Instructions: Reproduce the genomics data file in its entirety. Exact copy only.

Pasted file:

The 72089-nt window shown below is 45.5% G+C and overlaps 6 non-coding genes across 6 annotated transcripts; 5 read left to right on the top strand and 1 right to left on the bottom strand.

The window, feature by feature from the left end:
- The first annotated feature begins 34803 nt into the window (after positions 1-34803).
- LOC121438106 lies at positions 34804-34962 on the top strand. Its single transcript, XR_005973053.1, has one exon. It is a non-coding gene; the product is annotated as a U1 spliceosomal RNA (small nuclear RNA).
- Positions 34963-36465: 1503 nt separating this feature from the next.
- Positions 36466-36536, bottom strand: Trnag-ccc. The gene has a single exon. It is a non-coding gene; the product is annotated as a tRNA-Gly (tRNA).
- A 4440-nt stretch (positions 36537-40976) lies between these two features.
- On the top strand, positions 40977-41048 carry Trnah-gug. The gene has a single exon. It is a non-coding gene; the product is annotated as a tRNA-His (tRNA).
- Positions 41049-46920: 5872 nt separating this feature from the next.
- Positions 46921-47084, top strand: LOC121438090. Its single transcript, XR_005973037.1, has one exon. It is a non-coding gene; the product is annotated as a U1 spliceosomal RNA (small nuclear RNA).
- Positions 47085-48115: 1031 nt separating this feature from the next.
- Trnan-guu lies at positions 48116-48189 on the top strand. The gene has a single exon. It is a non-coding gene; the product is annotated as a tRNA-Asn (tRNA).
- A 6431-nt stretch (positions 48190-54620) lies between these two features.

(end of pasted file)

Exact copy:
The 72089-nt window shown below is 45.5% G+C and overlaps 6 non-coding genes across 6 annotated transcripts; 5 read left to right on the top strand and 1 right to left on the bottom strand.

The window, feature by feature from the left end:
- The first annotated feature begins 34803 nt into the window (after positions 1-34803).
- LOC121438106 lies at positions 34804-34962 on the top strand. Its single transcript, XR_005973053.1, has one exon. It is a non-coding gene; the product is annotated as a U1 spliceosomal RNA (small nuclear RNA).
- Positions 34963-36465: 1503 nt separating this feature from the next.
- Positions 36466-36536, bottom strand: Trnag-ccc. The gene has a single exon. It is a non-coding gene; the product is annotated as a tRNA-Gly (tRNA).
- A 4440-nt stretch (positions 36537-40976) lies between these two features.
- On the top strand, positions 40977-41048 carry Trnah-gug. The gene has a single exon. It is a non-coding gene; the product is annotated as a tRNA-His (tRNA).
- Positions 41049-46920: 5872 nt separating this feature from the next.
- Positions 46921-47084, top strand: LOC121438090. Its single transcript, XR_005973037.1, has one exon. It is a non-coding gene; the product is annotated as a U1 spliceosomal RNA (small nuclear RNA).
- Positions 47085-48115: 1031 nt separating this feature from the next.
- Trnan-guu lies at positions 48116-48189 on the top strand. The gene has a single exon. It is a non-coding gene; the product is annotated as a tRNA-Asn (tRNA).
- A 6431-nt stretch (positions 48190-54620) lies between these two features.